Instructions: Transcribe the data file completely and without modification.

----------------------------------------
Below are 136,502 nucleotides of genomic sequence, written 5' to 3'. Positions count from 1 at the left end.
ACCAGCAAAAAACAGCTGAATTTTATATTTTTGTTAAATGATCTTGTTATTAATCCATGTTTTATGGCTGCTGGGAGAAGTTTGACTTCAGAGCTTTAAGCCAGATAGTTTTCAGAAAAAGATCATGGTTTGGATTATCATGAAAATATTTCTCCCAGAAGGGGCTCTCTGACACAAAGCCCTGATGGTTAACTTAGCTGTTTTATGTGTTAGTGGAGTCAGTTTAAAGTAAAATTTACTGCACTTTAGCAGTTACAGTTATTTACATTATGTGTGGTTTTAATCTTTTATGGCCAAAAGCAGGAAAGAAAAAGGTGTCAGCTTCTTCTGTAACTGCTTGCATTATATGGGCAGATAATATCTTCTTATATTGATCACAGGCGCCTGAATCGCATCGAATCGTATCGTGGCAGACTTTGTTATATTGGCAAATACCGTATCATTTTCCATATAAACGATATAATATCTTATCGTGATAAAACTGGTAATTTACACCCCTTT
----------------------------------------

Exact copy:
Below are 136,502 nucleotides of genomic sequence, written 5' to 3'. Positions count from 1 at the left end.
ACCAGCAAAAAACAGCTGAATTTTATATTTTTGTTAAATGATCTTGTTATTAATCCATGTTTTATGGCTGCTGGGAGAAGTTTGACTTCAGAGCTTTAAGCCAGATAGTTTTCAGAAAAAGATCATGGTTTGGATTATCATGAAAATATTTCTCCCAGAAGGGGCTCTCTGACACAAAGCCCTGATGGTTAACTTAGCTGTTTTATGTGTTAGTGGAGTCAGTTTAAAGTAAAATTTACTGCACTTTAGCAGTTACAGTTATTTACATTATGTGTGGTTTTAATCTTTTATGGCCAAAAGCAGGAAAGAAAAAGGTGTCAGCTTCTTCTGTAACTGCTTGCATTATATGGGCAGATAATATCTTCTTATATTGATCACAGGCGCCTGAATCGCATCGAATCGTATCGTGGCAGACTTTGTTATATTGGCAAATACCGTATCATTTTCCATATAAACGATATAATATCTTATCGTGATAAAACTGGTAATTTACACCCCTTT